Refer first to FIG. 4. Consider that time elapses from right to left with respect to the timing waveforms. The waveform designated "sample clock" is applied to an analog tapped delay line 200. Each box in element 200 represents a respective analog delay element which is serially connected to its adjacent delay elements. Nominally the analog delay line should include sufficient elements to incorporate two leading transitions of the sampling clock signal. Output connections from respective analog delay elements are coupled to respective data input connections of a plurality of storage elements 202. The horizontal synchronizing signal, or a signal derivative therefrom, (hereafter Hsync) is coupled to control input connections of the respective storage elements. On the occurrence of the trailing transition of the Hsync pulse, the signals resident in the respective analog delay elements of the delay line 200 are captured and latched in the respective storage elements.
Skew may be determined by counting the delay elements between the input of the cascade connected delay elements and the negative going transition of the last clock pulse occurring before the trailing transition of Hsync. (Note that when coursing through the storage elements from left to right, the leading transition of the sampling clock pulse is inverted.) This count corresponds to a value equal to one sample period minus skew in units of delay intervals. To determine skew one need only measure a sample period in delay elements and then subtract the count value. Finally in order to normalize the skew value to a percentage of a clock period the difference is divided by a sample period. For example assume that the positive going transition of the last clock pulse before the trailing transition of Hsync is A delay periods from the beginning of the delay line. Assume also that the positive transition of the second lastmost pulse is B delay periods from the beginning of the delay line. A clock pulse period is equal to B-A in delay periods. Skew on the other hand is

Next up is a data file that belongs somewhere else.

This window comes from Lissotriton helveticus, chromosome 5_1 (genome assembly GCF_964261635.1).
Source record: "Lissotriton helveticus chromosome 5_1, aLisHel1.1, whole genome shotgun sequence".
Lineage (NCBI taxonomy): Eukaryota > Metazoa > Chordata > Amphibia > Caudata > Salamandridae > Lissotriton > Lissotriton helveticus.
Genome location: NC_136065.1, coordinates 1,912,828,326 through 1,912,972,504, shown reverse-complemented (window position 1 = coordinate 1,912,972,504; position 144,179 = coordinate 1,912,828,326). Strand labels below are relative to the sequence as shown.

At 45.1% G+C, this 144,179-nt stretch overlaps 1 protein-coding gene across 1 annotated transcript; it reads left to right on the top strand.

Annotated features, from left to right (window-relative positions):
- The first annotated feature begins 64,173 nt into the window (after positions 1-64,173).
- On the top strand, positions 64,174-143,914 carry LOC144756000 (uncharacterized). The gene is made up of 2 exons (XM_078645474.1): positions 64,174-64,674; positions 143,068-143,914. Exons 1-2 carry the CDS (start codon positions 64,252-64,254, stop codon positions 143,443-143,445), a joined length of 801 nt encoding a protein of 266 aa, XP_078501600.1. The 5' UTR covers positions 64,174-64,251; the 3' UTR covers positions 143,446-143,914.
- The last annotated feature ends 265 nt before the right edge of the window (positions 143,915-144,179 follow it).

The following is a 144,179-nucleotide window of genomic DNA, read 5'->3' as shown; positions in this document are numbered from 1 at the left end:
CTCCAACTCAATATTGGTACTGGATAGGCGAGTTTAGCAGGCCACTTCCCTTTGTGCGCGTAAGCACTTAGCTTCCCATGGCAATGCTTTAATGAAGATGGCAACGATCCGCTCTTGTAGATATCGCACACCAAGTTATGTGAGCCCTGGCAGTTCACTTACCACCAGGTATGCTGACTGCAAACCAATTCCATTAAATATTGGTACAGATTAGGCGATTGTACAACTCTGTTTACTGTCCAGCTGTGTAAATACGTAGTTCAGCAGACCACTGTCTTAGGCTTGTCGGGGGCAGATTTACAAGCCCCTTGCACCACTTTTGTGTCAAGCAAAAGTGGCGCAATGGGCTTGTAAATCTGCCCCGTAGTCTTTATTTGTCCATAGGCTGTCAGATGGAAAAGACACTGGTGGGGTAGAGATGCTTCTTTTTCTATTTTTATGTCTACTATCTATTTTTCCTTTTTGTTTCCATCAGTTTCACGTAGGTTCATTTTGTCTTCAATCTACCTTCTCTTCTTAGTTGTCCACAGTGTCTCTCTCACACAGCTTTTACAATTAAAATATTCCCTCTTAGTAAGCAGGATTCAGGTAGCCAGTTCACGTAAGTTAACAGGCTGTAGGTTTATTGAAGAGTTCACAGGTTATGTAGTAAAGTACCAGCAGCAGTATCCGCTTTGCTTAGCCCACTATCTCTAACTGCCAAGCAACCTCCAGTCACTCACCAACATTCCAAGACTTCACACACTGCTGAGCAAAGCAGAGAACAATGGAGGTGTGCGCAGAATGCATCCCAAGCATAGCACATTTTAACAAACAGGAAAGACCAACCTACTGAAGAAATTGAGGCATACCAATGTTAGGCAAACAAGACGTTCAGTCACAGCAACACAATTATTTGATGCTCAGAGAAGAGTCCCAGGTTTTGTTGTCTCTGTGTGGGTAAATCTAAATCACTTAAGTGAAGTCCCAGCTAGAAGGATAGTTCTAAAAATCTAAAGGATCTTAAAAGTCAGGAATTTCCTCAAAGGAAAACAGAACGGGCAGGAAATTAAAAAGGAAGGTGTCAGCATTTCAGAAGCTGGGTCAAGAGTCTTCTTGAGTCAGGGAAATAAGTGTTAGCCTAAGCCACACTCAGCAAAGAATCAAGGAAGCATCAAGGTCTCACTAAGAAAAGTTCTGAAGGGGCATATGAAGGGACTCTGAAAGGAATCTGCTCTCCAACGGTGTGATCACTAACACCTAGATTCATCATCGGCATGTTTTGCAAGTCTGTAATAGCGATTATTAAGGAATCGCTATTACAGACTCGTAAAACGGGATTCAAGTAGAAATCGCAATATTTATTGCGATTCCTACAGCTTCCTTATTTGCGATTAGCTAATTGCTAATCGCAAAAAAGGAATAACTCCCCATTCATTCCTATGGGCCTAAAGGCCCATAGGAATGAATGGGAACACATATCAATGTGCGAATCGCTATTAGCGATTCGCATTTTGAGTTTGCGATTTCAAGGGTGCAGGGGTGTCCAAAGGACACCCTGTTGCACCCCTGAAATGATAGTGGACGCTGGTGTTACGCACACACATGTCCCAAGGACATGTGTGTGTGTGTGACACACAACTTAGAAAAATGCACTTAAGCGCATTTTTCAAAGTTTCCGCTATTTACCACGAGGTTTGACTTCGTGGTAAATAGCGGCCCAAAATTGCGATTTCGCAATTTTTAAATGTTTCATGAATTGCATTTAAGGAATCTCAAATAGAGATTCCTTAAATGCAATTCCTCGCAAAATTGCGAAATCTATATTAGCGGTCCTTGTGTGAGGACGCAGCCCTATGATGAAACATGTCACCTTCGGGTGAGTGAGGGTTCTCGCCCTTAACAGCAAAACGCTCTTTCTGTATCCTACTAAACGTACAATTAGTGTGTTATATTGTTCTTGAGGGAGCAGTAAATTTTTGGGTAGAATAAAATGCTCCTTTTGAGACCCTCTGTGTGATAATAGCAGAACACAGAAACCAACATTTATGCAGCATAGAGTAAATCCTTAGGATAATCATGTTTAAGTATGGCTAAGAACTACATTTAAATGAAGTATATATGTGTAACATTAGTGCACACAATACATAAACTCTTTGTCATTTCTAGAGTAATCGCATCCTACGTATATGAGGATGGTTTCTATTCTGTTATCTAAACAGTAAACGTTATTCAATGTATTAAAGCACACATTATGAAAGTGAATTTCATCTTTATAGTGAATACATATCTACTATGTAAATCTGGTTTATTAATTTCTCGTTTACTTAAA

in delay units, and after being normalized is: ##EQU1## as a decimal equivalent of a portion of a clock period. If the clock signal is a square wave, it is not necessary that the delay line be long enough to accommodate the positive transitions of two prior clock pulses. The clock period may be measured by doubling the interval between any two consecutive transitions, such as A and C. In most applications using a skew value for processing video signals, both the skew value and its complement are required. Hence, in general either the skew value or its complement may be measured and the other calculated directly from the measured value.